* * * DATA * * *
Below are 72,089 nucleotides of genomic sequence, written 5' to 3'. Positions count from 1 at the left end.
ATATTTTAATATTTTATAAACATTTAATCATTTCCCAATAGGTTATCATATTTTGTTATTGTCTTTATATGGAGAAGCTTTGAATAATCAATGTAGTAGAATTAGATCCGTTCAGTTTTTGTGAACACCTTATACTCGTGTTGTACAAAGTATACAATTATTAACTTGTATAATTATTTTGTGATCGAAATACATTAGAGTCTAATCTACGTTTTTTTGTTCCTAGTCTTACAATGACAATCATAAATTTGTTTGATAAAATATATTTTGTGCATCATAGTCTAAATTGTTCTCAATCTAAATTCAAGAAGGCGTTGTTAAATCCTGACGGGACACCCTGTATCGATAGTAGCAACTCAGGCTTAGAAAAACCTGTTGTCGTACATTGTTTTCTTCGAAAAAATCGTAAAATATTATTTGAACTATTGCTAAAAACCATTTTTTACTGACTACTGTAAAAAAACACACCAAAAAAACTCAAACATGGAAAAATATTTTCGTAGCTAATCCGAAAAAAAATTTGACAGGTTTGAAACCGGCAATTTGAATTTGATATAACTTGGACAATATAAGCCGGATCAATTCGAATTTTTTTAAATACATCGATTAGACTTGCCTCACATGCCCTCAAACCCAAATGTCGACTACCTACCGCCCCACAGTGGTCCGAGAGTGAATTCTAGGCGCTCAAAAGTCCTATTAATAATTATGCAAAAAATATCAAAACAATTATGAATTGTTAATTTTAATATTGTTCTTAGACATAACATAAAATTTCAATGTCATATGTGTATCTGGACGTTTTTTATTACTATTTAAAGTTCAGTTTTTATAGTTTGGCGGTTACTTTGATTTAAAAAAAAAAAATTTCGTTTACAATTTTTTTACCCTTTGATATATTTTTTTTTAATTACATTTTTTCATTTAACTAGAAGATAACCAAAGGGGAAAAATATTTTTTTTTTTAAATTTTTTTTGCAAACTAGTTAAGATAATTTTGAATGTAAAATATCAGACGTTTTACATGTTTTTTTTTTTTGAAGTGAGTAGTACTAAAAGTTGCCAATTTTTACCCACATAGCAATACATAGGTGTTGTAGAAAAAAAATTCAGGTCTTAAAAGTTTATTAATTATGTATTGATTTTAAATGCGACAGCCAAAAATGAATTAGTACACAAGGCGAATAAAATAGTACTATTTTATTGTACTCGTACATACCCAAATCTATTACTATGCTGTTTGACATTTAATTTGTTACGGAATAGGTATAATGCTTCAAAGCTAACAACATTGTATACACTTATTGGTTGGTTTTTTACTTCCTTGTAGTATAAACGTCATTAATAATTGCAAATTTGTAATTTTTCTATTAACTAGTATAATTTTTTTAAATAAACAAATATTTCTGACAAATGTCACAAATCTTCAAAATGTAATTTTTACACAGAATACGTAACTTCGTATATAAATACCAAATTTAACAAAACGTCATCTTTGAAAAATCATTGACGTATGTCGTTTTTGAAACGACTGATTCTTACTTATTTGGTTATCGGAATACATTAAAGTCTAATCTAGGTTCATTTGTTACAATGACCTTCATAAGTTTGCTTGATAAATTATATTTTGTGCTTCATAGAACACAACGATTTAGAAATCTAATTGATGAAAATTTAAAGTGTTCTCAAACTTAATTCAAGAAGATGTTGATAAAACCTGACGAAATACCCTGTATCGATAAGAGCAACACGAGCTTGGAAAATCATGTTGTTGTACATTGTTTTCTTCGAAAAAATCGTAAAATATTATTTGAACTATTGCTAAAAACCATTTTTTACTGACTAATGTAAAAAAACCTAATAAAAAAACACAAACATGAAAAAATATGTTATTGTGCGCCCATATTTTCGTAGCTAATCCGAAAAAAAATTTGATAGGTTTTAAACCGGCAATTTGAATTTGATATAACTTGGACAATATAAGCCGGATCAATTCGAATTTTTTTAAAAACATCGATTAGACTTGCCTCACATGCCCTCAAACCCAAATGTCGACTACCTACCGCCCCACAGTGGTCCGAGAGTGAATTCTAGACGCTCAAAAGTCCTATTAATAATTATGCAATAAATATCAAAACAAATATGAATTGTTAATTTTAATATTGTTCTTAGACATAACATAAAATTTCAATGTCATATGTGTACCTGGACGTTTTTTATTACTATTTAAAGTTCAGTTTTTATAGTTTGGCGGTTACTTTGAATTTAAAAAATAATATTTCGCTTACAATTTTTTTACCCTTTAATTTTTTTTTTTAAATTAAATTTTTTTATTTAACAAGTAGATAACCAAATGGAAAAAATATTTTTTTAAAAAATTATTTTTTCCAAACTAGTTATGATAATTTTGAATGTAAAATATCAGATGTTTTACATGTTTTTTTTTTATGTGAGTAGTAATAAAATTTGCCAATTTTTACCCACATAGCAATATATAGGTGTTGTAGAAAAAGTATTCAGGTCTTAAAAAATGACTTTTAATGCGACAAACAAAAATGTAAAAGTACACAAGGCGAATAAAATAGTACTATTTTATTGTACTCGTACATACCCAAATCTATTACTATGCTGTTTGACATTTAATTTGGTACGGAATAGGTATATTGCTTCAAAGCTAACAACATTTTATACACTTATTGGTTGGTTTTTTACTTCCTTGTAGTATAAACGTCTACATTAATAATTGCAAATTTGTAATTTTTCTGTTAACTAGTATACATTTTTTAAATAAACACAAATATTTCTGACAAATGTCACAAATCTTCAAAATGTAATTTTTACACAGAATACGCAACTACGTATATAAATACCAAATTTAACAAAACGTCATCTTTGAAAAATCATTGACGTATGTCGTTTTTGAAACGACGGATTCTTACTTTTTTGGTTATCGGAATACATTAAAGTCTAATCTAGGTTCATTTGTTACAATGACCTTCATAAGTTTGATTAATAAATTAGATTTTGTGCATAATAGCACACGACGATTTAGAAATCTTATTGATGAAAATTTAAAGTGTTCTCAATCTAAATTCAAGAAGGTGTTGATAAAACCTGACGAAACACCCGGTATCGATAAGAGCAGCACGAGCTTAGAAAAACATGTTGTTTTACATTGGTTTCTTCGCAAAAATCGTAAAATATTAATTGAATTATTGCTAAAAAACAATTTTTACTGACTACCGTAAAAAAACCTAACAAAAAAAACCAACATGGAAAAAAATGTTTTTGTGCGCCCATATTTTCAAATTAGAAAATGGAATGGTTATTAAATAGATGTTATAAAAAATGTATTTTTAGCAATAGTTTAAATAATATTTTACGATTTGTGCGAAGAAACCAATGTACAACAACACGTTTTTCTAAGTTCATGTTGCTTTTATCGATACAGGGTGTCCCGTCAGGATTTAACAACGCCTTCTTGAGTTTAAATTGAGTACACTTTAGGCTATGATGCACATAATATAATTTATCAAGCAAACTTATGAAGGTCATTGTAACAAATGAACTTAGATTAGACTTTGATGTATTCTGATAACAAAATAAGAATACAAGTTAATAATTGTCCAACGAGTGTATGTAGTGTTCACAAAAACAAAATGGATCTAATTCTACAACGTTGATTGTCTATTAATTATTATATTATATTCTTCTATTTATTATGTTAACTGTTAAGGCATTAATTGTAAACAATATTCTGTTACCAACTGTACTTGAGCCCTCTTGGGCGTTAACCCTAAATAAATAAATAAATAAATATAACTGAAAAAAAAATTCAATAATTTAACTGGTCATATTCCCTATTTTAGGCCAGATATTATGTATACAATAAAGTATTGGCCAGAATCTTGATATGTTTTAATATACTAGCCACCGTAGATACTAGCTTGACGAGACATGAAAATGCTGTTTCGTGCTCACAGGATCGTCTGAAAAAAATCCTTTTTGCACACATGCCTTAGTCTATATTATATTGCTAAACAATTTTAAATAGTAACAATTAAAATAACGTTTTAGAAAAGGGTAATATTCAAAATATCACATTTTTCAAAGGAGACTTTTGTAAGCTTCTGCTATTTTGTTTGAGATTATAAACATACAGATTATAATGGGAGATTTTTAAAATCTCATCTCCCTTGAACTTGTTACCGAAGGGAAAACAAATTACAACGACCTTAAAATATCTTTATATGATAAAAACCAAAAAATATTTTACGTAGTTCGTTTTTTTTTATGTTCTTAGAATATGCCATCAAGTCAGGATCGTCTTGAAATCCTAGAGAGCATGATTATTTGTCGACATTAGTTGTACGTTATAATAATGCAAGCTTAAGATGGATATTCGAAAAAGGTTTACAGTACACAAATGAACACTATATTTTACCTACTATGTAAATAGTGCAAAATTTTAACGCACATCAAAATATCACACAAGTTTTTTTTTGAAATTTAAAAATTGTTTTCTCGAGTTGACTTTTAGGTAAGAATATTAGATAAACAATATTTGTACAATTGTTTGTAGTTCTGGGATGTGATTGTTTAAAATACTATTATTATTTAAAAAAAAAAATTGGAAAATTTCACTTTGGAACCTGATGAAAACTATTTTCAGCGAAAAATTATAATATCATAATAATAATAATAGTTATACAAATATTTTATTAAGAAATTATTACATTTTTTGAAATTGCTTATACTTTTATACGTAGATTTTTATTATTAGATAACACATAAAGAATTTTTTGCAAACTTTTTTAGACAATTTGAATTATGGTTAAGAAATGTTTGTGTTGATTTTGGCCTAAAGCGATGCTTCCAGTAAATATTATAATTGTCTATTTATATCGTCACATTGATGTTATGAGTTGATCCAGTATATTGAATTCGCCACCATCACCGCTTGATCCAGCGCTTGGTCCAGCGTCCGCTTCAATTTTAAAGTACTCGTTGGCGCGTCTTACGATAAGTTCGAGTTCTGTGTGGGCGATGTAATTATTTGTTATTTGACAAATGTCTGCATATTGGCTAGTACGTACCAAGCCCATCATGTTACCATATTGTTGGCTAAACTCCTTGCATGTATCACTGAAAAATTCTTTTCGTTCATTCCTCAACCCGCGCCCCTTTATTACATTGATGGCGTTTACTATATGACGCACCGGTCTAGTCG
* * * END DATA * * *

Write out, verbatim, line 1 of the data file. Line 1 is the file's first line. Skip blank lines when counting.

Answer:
Below are 72,089 nucleotides of genomic sequence, written 5' to 3'. Positions count from 1 at the left end.